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The Diagnosis and Management of Hypertensive Crises*

Joseph Varon, MD, FCCP; Paul E. Marik, MD, FCCP
Author and Funding Information

*From the Department of Medicine (Dr. Varon), Baylor College of Medicine, Houston TX; and the Department of Internal Medicine, Section of Critical Care (Dr. Marik), Washington Hospital Center, Washington, DC.

Correspondence to: Joseph Varon, MD, FCCP, Research Director, Department of Emergency Services, The Methodist Hospital, 6565 Fannin M 196, Houston, TX 77030; e-mail: jvaron@bcm.tmc.edu



Chest. 2000;118(1):214-227. doi:10.1378/chest.118.1.214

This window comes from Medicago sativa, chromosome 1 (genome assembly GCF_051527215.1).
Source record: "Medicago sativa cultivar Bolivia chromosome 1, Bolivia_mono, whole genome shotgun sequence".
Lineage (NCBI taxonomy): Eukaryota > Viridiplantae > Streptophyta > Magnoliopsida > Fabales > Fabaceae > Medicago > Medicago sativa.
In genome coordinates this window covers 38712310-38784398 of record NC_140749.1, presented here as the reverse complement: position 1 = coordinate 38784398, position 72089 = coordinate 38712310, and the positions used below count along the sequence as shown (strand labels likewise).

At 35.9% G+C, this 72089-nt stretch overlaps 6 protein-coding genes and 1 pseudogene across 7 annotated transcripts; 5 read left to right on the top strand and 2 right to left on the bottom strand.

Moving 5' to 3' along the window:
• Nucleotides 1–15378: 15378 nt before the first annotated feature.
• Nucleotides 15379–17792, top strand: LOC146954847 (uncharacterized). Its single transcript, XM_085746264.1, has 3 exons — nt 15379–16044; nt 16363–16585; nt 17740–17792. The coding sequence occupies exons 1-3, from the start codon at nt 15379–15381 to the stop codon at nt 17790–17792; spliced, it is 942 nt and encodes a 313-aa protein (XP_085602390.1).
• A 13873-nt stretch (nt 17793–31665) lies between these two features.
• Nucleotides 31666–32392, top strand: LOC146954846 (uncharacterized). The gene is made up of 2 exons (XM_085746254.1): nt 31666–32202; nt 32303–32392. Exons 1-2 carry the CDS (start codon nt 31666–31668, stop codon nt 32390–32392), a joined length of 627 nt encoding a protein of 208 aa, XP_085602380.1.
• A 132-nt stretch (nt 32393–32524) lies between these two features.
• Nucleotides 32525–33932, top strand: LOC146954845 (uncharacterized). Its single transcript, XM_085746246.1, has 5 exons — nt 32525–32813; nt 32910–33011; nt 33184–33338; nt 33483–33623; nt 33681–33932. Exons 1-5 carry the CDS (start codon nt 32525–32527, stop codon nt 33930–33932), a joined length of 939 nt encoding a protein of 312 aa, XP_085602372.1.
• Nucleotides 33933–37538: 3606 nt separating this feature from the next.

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Severe hypertension is a common clinical problem in the United States, encountered in various clinical settings. Although various terms have been applied to severe hypertension, such as hypertensive crises, emergencies, or urgencies, they are all characterized by acute elevations in BP that may be associated with end-organ damage (hypertensive crisis). The immediate reduction of BP is only required in patients with acute end-organ damage. Hypertension associated with cerebral infarction or intracerebral hemorrhage only rarely requires treatment. While nitroprusside is commonly used to treat severe hypertension, it is an extremely toxic drug that should only be used in rare circumstances. Furthermore, the short-acting calcium channel blocker nifedipine is associated with significant morbidity and should be avoided. Today, a wide range of pharmacologic alternatives are available to the practitioner to control severe hypertension. This article reviews some of the current concepts and common misconceptions in the management of patients with acutely elevated BP.

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